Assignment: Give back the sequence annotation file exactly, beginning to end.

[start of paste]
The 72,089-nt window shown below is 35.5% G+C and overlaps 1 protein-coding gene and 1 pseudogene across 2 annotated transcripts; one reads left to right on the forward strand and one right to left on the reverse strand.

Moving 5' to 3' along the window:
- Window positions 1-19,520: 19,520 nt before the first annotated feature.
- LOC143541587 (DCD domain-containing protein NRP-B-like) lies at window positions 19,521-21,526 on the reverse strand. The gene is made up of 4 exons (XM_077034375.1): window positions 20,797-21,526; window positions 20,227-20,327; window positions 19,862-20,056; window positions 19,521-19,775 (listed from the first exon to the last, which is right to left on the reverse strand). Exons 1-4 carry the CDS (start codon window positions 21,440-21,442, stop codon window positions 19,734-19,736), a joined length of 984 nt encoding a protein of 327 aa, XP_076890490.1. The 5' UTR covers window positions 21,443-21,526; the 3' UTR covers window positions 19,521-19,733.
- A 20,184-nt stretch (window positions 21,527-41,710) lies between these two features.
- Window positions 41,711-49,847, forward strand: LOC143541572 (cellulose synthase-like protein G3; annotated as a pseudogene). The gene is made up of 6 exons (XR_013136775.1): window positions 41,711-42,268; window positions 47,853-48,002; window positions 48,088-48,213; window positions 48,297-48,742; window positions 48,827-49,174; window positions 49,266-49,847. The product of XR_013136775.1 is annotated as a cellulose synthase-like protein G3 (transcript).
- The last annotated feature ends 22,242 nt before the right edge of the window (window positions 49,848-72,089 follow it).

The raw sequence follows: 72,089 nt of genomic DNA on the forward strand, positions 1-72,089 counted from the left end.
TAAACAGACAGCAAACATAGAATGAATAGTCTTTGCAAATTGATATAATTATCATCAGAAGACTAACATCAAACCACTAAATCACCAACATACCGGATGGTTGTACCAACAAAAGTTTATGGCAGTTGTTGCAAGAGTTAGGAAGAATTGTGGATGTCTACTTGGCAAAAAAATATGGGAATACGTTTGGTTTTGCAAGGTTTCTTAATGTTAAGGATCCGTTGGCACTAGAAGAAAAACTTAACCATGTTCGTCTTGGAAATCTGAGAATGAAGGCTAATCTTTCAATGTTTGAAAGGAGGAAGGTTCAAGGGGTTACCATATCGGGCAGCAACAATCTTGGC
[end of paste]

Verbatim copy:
The 72,089-nt window shown below is 35.5% G+C and overlaps 1 protein-coding gene and 1 pseudogene across 2 annotated transcripts; one reads left to right on the forward strand and one right to left on the reverse strand.

Moving 5' to 3' along the window:
- Window positions 1-19,520: 19,520 nt before the first annotated feature.
- LOC143541587 (DCD domain-containing protein NRP-B-like) lies at window positions 19,521-21,526 on the reverse strand. The gene is made up of 4 exons (XM_077034375.1): window positions 20,797-21,526; window positions 20,227-20,327; window positions 19,862-20,056; window positions 19,521-19,775 (listed from the first exon to the last, which is right to left on the reverse strand). Exons 1-4 carry the CDS (start codon window positions 21,440-21,442, stop codon window positions 19,734-19,736), a joined length of 984 nt encoding a protein of 327 aa, XP_076890490.1. The 5' UTR covers window positions 21,443-21,526; the 3' UTR covers window positions 19,521-19,733.
- A 20,184-nt stretch (window positions 21,527-41,710) lies between these two features.
- Window positions 41,711-49,847, forward strand: LOC143541572 (cellulose synthase-like protein G3; annotated as a pseudogene). The gene is made up of 6 exons (XR_013136775.1): window positions 41,711-42,268; window positions 47,853-48,002; window positions 48,088-48,213; window positions 48,297-48,742; window positions 48,827-49,174; window positions 49,266-49,847. The product of XR_013136775.1 is annotated as a cellulose synthase-like protein G3 (transcript).
- The last annotated feature ends 22,242 nt before the right edge of the window (window positions 49,848-72,089 follow it).

The raw sequence follows: 72,089 nt of genomic DNA on the forward strand, positions 1-72,089 counted from the left end.
TAAACAGACAGCAAACATAGAATGAATAGTCTTTGCAAATTGATATAATTATCATCAGAAGACTAACATCAAACCACTAAATCACCAACATACCGGATGGTTGTACCAACAAAAGTTTATGGCAGTTGTTGCAAGAGTTAGGAAGAATTGTGGATGTCTACTTGGCAAAAAAATATGGGAATACGTTTGGTTTTGCAAGGTTTCTTAATGTTAAGGATCCGTTGGCACTAGAAGAAAAACTTAACCATGTTCGTCTTGGAAATCTGAGAATGAAGGCTAATCTTTCAATGTTTGAAAGGAGGAAGGTTCAAGGGGTTACCATATCGGGCAGCAACAATCTTGGC